“We, the member student publications of the College Editors Guild of the Philippines, strongly call and urge every campus journalist to join us in commemorating the evils witnessed by the nation during the Marcos dictatorship. In honor of our brave predecessors Liliosa Hilao, Leticia Ladlad, Ditto Sarmiento and Antonio Tagamolila, we will never forget the horrors that the Marcos regime tried to hide but never succeeded. We commit ourselves to the highest standards of journalism to serve the oppressed and exploited masses. We won’t and will never forget!”
https://kodao.org/wp-content/uploads/2021/09/CEGP.png11911684Kodao Productionshttps://kodao.org/wp-content/uploads/2014/11/kodao.pngKodao Productions2021-09-21 11:03:302021-09-21 11:11:05'We commit ourselves to the highest standards of journalism to serve the oppressed'
The rise to power of someone like Philippine President Rodrigo Duterte, who gained global notoriety for launching a bloody campaign against illegal drugs, is linked to the manipulation of online information tools by populists who end up dominating elections.
Indeed, Duterte admitted to hiring a cyber army in 2016 and ran a campaign which prominently featured the use of social media to promote his candidacy. Later, his government was accused of deploying online trolls to distort public debates by spreading disinformation. He has also been also criticized for bullying the media while dangling before the public proposals to police the internet.
It is therefore no surprise to hear many people associating Duterte’s ascendancy with the alarming trend of ‘digital authoritarianism’.
But the internet cannot simply be blamed for enabling the victory of politicians like Duterte, who is in fact a newcomer in a region dominated by authoritarian regimes which came to power years before social media use became ubiquitous. For example, Cambodia’s Hun Sen was first elected prime minister in the 1980s. Thailand’s military has staged 12 coups in the past century. Singapore’s ruling party has been in power since the 1960s, and Malaysia’s ruling coalition held power from the 1950s until its defeat in 2018. Brunei has an absolute monarchy, while Vietnam and Laos are communist states.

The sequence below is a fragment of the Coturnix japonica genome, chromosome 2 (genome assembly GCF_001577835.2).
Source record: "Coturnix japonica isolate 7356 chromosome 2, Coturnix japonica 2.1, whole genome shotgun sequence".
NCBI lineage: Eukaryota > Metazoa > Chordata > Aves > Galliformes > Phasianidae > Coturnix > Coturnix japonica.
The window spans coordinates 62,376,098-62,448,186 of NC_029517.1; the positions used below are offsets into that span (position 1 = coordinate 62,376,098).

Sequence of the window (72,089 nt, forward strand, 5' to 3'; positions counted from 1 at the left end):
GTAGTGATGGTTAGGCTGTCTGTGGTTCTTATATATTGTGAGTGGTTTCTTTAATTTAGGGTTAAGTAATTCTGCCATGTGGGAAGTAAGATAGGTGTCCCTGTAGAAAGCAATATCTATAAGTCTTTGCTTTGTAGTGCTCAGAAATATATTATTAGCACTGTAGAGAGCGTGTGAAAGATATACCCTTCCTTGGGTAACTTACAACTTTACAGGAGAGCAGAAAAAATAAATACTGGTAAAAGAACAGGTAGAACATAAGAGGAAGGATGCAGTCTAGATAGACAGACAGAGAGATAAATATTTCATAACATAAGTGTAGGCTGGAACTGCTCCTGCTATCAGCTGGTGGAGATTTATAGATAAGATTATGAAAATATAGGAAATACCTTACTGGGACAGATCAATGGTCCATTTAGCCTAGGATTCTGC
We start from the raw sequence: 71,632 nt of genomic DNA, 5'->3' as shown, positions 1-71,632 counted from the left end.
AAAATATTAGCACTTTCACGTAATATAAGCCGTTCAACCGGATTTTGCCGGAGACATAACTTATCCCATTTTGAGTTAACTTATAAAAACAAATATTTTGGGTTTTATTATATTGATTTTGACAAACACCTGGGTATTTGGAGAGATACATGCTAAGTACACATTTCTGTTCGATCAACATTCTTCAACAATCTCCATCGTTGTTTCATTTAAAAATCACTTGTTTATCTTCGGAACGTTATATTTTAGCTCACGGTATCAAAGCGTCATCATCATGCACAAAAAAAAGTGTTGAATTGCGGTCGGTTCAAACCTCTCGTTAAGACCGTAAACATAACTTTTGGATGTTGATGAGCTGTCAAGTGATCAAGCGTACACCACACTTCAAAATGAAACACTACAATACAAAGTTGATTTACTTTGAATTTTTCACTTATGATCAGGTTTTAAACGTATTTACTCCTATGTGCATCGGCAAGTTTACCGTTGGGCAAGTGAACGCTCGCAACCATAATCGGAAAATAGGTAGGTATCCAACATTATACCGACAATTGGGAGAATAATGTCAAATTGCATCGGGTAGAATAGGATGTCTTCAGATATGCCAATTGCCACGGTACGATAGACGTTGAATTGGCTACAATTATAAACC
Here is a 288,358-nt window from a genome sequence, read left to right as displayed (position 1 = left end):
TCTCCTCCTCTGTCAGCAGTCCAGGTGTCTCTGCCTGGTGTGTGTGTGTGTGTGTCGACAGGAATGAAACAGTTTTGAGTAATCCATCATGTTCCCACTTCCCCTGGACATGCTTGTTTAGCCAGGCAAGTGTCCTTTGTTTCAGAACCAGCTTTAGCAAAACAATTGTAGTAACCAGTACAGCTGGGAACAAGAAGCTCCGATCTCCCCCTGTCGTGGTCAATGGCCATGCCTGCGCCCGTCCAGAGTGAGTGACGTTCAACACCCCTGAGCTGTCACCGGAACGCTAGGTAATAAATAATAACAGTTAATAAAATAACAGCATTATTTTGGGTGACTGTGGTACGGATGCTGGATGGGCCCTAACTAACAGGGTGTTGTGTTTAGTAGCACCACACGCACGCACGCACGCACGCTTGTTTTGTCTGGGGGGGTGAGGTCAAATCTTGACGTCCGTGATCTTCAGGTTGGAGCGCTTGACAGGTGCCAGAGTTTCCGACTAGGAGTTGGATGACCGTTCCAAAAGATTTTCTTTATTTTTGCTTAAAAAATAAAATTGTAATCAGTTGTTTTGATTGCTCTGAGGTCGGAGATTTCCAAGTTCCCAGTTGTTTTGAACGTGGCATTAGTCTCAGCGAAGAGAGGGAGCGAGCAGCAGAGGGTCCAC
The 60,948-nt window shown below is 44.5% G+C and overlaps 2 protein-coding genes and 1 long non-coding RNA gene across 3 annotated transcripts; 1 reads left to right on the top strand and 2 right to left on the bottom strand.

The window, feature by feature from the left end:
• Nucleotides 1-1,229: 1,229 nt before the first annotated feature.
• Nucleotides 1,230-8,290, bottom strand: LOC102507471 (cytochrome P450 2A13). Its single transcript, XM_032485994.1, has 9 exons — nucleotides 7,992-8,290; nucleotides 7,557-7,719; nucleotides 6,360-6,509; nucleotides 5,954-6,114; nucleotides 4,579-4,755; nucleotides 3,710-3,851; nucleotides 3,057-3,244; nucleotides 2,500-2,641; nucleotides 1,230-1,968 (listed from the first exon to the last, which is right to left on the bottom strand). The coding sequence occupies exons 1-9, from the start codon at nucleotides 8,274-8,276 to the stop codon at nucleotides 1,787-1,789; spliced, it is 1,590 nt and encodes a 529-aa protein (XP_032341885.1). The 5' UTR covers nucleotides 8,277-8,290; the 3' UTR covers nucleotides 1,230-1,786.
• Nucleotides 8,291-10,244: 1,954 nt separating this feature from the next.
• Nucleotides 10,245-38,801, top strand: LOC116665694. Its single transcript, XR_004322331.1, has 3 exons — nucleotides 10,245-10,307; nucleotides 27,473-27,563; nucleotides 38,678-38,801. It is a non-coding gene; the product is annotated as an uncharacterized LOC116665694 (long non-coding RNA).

Applied to the Philippines and the rest of Southeast Asia, digital authoritarianism refers to how the internet has been weaponized in aid of existing authoritarian regimes. It signifies the use of the online tools that many hoped would empower citizens for mass surveillance and the promotion of divisive hate speech. It reflects the actions of paranoid, repressive states seeking to prevent the rise of opposition forces by destroying connections and solidarities between communities, and online spaces of resistance.
Taming the ‘disruptive’ internet has been the focus of many states in the region. Internet legislation is often framed in aid of boosting national security objectives, protecting the public interest, and preserving law and order. In shaping public opinion, crusading governments have rationalized their actions by invoking the need to protect the public from online evils. They often invoke the need for social harmony, public tranquility, and defending the country’s morals and history. Indonesia, for example, seeks to censor pornography and other ‘obscene acts’, while Malaysia cites racial harmony when removing offensive internet content.
The first set of anti-cybercrime laws sought to update draconian media regulations and make them applicable in the era of social media and smartphones. Across the region, governments passed laws and orders on cyber libel and cyber defamation. What Vietnam’s decree no. 72, Myanmar’s article 66(d), Cambodia’s social media prakas (regulation), and Thailand’s Computer Crimes Act combined with the harsh lèse-majesté law have in common, is the intent to criminalize any online activity deemed a public threat or subversive in the eyes of authorities.